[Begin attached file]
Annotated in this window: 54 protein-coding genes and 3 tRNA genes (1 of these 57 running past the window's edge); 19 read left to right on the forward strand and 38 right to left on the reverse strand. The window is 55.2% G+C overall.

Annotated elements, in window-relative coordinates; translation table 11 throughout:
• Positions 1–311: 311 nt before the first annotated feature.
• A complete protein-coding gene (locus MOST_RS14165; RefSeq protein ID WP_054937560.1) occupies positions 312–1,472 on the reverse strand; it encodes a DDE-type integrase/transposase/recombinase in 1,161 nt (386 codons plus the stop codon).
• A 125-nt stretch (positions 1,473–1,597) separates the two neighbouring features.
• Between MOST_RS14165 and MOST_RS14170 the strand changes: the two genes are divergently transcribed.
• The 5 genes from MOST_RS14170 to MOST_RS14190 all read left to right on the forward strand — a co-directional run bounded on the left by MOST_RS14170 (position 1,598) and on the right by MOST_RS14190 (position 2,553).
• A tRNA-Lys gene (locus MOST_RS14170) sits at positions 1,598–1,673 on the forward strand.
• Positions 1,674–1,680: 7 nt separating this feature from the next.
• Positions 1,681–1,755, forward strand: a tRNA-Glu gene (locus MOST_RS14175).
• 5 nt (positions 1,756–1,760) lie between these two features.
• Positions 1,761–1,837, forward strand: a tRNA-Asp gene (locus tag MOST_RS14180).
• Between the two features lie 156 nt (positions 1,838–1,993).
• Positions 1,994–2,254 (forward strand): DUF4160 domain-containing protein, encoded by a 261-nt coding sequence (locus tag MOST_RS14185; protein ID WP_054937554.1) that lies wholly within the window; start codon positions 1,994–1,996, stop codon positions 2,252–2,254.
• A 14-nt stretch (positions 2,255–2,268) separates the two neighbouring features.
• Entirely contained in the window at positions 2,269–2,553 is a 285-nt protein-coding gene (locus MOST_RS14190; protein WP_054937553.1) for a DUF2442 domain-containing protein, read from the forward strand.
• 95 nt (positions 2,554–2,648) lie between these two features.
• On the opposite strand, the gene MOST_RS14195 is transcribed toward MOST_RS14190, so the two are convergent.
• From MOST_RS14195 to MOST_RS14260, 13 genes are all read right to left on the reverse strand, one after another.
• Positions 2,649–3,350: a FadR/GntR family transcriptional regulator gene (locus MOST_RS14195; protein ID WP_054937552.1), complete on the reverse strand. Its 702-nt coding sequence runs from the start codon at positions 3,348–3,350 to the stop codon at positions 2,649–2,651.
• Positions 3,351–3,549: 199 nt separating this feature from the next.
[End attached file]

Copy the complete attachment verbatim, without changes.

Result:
Annotated in this window: 54 protein-coding genes and 3 tRNA genes (1 of these 57 running past the window's edge); 19 read left to right on the forward strand and 38 right to left on the reverse strand. The window is 55.2% G+C overall.

Annotated elements, in window-relative coordinates; translation table 11 throughout:
• Positions 1–311: 311 nt before the first annotated feature.
• A complete protein-coding gene (locus MOST_RS14165; RefSeq protein ID WP_054937560.1) occupies positions 312–1,472 on the reverse strand; it encodes a DDE-type integrase/transposase/recombinase in 1,161 nt (386 codons plus the stop codon).
• A 125-nt stretch (positions 1,473–1,597) separates the two neighbouring features.
• Between MOST_RS14165 and MOST_RS14170 the strand changes: the two genes are divergently transcribed.
• The 5 genes from MOST_RS14170 to MOST_RS14190 all read left to right on the forward strand — a co-directional run bounded on the left by MOST_RS14170 (position 1,598) and on the right by MOST_RS14190 (position 2,553).
• A tRNA-Lys gene (locus MOST_RS14170) sits at positions 1,598–1,673 on the forward strand.
• Positions 1,674–1,680: 7 nt separating this feature from the next.
• Positions 1,681–1,755, forward strand: a tRNA-Glu gene (locus MOST_RS14175).
• 5 nt (positions 1,756–1,760) lie between these two features.
• Positions 1,761–1,837, forward strand: a tRNA-Asp gene (locus tag MOST_RS14180).
• Between the two features lie 156 nt (positions 1,838–1,993).
• Positions 1,994–2,254 (forward strand): DUF4160 domain-containing protein, encoded by a 261-nt coding sequence (locus tag MOST_RS14185; protein ID WP_054937554.1) that lies wholly within the window; start codon positions 1,994–1,996, stop codon positions 2,252–2,254.
• A 14-nt stretch (positions 2,255–2,268) separates the two neighbouring features.
• Entirely contained in the window at positions 2,269–2,553 is a 285-nt protein-coding gene (locus MOST_RS14190; protein WP_054937553.1) for a DUF2442 domain-containing protein, read from the forward strand.
• 95 nt (positions 2,554–2,648) lie between these two features.
• On the opposite strand, the gene MOST_RS14195 is transcribed toward MOST_RS14190, so the two are convergent.
• From MOST_RS14195 to MOST_RS14260, 13 genes are all read right to left on the reverse strand, one after another.
• Positions 2,649–3,350: a FadR/GntR family transcriptional regulator gene (locus MOST_RS14195; protein ID WP_054937552.1), complete on the reverse strand. Its 702-nt coding sequence runs from the start codon at positions 3,348–3,350 to the stop codon at positions 2,649–2,651.
• Positions 3,351–3,549: 199 nt separating this feature from the next.